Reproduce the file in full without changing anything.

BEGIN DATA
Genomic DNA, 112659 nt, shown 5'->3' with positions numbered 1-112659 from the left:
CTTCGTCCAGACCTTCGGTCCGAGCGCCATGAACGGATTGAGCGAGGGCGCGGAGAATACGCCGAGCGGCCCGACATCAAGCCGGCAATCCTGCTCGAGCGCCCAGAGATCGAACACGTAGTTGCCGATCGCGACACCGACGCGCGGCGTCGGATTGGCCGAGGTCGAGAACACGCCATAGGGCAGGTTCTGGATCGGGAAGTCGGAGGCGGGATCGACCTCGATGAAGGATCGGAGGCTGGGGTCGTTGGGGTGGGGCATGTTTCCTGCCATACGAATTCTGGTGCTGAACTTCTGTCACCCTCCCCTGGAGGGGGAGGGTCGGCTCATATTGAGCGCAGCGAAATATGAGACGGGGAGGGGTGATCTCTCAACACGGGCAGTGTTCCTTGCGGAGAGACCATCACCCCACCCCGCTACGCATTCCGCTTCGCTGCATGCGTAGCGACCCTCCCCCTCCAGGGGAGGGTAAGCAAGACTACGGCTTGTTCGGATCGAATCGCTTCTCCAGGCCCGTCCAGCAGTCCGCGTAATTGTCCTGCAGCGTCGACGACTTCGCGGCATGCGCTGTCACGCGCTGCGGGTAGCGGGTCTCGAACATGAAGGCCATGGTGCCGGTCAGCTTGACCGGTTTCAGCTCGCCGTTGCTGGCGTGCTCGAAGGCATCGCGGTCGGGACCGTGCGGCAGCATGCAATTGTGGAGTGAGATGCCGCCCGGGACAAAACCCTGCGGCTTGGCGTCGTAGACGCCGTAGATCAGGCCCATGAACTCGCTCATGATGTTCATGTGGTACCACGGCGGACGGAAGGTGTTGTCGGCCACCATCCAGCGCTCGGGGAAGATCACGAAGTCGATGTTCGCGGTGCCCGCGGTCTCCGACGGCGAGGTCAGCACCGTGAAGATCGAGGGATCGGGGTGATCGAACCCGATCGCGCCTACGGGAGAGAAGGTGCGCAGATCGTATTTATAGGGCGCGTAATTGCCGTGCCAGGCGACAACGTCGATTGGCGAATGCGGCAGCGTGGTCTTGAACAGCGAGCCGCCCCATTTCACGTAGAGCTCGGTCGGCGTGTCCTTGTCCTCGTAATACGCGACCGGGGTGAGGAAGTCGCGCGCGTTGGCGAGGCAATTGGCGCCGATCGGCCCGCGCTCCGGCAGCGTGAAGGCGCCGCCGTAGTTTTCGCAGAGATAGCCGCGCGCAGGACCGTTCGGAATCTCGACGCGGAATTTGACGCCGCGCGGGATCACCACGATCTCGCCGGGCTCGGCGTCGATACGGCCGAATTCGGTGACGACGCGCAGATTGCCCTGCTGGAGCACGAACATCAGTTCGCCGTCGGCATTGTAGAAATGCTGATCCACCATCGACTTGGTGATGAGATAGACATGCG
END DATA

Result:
Genomic DNA, 112659 nt, shown 5'->3' with positions numbered 1-112659 from the left:
CTTCGTCCAGACCTTCGGTCCGAGCGCCATGAACGGATTGAGCGAGGGCGCGGAGAATACGCCGAGCGGCCCGACATCAAGCCGGCAATCCTGCTCGAGCGCCCAGAGATCGAACACGTAGTTGCCGATCGCGACACCGACGCGCGGCGTCGGATTGGCCGAGGTCGAGAACACGCCATAGGGCAGGTTCTGGATCGGGAAGTCGGAGGCGGGATCGACCTCGATGAAGGATCGGAGGCTGGGGTCGTTGGGGTGGGGCATGTTTCCTGCCATACGAATTCTGGTGCTGAACTTCTGTCACCCTCCCCTGGAGGGGGAGGGTCGGCTCATATTGAGCGCAGCGAAATATGAGACGGGGAGGGGTGATCTCTCAACACGGGCAGTGTTCCTTGCGGAGAGACCATCACCCCACCCCGCTACGCATTCCGCTTCGCTGCATGCGTAGCGACCCTCCCCCTCCAGGGGAGGGTAAGCAAGACTACGGCTTGTTCGGATCGAATCGCTTCTCCAGGCCCGTCCAGCAGTCCGCGTAATTGTCCTGCAGCGTCGACGACTTCGCGGCATGCGCTGTCACGCGCTGCGGGTAGCGGGTCTCGAACATGAAGGCCATGGTGCCGGTCAGCTTGACCGGTTTCAGCTCGCCGTTGCTGGCGTGCTCGAAGGCATCGCGGTCGGGACCGTGCGGCAGCATGCAATTGTGGAGTGAGATGCCGCCCGGGACAAAACCCTGCGGCTTGGCGTCGTAGACGCCGTAGATCAGGCCCATGAACTCGCTCATGATGTTCATGTGGTACCACGGCGGACGGAAGGTGTTGTCGGCCACCATCCAGCGCTCGGGGAAGATCACGAAGTCGATGTTCGCGGTGCCCGCGGTCTCCGACGGCGAGGTCAGCACCGTGAAGATCGAGGGATCGGGGTGATCGAACCCGATCGCGCCTACGGGAGAGAAGGTGCGCAGATCGTATTTATAGGGCGCGTAATTGCCGTGCCAGGCGACAACGTCGATTGGCGAATGCGGCAGCGTGGTCTTGAACAGCGAGCCGCCCCATTTCACGTAGAGCTCGGTCGGCGTGTCCTTGTCCTCGTAATACGCGACCGGGGTGAGGAAGTCGCGCGCGTTGGCGAGGCAATTGGCGCCGATCGGCCCGCGCTCCGGCAGCGTGAAGGCGCCGCCGTAGTTTTCGCAGAGATAGCCGCGCGCAGGACCGTTCGGAATCTCGACGCGGAATTTGACGCCGCGCGGGATCACCACGATCTCGCCGGGCTCGGCGTCGATACGGCCGAATTCGGTGACGACGCGCAGATTGCCCTGCTGGAGCACGAACATCAGTTCGCCGTCGGCATTGTAGAAATGCTGATCCACCATCGACTTGGTGATGAGATAGACATGCG